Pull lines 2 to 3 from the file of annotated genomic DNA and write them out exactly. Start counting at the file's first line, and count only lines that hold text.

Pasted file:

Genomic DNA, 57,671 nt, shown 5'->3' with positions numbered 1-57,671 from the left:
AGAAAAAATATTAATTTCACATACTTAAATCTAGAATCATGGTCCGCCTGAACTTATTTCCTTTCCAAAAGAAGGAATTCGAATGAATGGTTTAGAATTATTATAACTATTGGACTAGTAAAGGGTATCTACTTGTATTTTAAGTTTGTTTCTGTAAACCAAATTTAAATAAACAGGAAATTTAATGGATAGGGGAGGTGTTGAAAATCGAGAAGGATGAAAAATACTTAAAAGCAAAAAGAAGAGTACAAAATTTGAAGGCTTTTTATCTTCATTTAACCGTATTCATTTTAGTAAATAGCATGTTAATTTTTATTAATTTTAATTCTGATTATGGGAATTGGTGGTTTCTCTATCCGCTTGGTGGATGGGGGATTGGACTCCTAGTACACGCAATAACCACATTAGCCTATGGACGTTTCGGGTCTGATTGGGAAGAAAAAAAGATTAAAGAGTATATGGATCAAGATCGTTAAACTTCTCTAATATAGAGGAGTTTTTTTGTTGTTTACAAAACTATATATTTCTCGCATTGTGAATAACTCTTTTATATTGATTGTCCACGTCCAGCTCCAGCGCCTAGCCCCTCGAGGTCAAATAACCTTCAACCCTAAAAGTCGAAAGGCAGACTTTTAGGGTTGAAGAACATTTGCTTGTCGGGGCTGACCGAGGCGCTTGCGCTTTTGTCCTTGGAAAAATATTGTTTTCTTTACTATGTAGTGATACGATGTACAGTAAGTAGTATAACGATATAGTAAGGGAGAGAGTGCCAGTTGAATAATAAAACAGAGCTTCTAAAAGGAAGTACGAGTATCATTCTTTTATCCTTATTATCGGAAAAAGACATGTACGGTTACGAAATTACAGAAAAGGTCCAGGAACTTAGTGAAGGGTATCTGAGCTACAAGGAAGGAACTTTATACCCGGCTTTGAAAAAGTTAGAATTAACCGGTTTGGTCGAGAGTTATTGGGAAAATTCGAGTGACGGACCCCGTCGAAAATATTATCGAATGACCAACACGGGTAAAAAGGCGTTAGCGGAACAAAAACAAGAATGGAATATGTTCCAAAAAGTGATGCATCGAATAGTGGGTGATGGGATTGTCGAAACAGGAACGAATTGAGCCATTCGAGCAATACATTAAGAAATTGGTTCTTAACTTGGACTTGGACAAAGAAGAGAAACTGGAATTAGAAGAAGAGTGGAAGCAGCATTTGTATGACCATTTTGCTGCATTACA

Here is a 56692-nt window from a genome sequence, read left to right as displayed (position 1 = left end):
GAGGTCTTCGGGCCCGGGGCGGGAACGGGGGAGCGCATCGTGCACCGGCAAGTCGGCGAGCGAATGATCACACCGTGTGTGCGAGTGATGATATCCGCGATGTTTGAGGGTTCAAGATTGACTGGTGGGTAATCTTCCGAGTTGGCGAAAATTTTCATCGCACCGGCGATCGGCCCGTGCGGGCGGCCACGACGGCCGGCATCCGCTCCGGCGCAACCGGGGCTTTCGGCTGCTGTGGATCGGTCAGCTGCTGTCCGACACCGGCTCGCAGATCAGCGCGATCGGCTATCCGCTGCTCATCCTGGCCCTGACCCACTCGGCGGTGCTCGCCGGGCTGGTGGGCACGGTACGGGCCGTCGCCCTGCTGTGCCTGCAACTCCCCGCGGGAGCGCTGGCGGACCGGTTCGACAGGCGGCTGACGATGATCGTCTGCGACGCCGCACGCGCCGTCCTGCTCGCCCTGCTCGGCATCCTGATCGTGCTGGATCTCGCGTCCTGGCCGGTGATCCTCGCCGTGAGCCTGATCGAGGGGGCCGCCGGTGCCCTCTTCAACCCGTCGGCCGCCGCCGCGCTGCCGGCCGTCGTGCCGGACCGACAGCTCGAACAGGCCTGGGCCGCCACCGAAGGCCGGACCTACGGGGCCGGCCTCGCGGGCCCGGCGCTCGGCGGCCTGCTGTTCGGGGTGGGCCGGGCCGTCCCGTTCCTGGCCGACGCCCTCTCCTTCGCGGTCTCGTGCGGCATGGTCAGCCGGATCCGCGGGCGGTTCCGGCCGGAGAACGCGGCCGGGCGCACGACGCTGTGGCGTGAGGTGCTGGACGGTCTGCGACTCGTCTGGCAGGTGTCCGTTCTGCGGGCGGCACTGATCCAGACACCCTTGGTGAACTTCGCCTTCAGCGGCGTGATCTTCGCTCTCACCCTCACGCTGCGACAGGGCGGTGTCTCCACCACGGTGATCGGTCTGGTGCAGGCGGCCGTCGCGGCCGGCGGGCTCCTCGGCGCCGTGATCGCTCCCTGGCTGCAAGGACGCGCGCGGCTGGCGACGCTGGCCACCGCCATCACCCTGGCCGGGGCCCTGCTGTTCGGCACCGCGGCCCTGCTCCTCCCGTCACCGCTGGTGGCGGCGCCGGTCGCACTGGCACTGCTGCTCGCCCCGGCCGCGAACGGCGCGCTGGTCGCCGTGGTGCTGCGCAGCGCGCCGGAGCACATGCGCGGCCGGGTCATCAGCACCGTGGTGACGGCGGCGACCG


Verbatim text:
AGAAAAAATATTAATTTCACATACTTAAATCTAGAATCATGGTCCGCCTGAACTTATTTCCTTTCCAAAAGAAGGAATTCGAATGAATGGTTTAGAATTATTATAACTATTGGACTAGTAAAGGGTATCTACTTGTATTTTAAGTTTGTTTCTGTAAACCAAATTTAAATAAACAGGAAATTTAATGGATAGGGGAGGTGTTGAAAATCGAGAAGGATGAAAAATACTTAAAAGCAAAAAGAAGAGTACAAAATTTGAAGGCTTTTTATCTTCATTTAACCGTATTCATTTTAGTAAATAGCATGTTAATTTTTATTAATTTTAATTCTGATTATGGGAATTGGTGGTTTCTCTATCCGCTTGGTGGATGGGGGATTGGACTCCTAGTACACGCAATAACCACATTAGCCTATGGACGTTTCGGGTCTGATTGGGAAGAAAAAAAGATTAAAGAGTATATGGATCAAGATCGTTAAACTTCTCTAATATAGAGGAGTTTTTTTGTTGTTTACAAAACTATATATTTCTCGCATTGTGAATAACTCTTTTATATTGATTGTCCACGTCCAGCTCCAGCGCCTAGCCCCTCGAGGTCAAATAACCTTCAACCCTAAAAGTCGAAAGGCAGACTTTTAGGGTTGAAGAACATTTGCTTGTCGGGGCTGACCGAGGCGCTTGCGCTTTTGTCCTTGGAAAAATATTGTTTTCTTTACTATGTAGTGATACGATGTACAGTAAGTAGTATAACGATATAGTAAGGGAGAGAGTGCCAGTTGAATAATAAAACAGAGCTTCTAAAAGGAAGTACGAGTATCATTCTTTTATCCTTATTATCGGAAAAAGACATGTACGGTTACGAAATTACAGAAAAGGTCCAGGAACTTAGTGAAGGGTATCTGAGCTACAAGGAAGGAACTTTATACCCGGCTTTGAAAAAGTTAGAATTAACCGGTTTGGTCGAGAGTTATTGGGAAAATTCGAGTGACGGACCCCGTCGAAAATATTATCGAATGACCAACACGGGTAAAAAGGCGTTAGCGGAACAAAAACAAGAATGGAATATGTTCCAAAAAGTGATGCATCGAATAGTGGGTGATGGGATTGTCGAAACAGGAACGAATTGAGCCATTCGAGCAATACATTAAGAAATTGGTTCTTAACTTGGACTTGGACAAAGAAGAGAAACTGGAATTAGAAGAAGAGTGGAAGCAGCATTTGTATGACCATTTTGCTGCATTACA

Here is a 56692-nt window from a genome sequence, read left to right as displayed (position 1 = left end):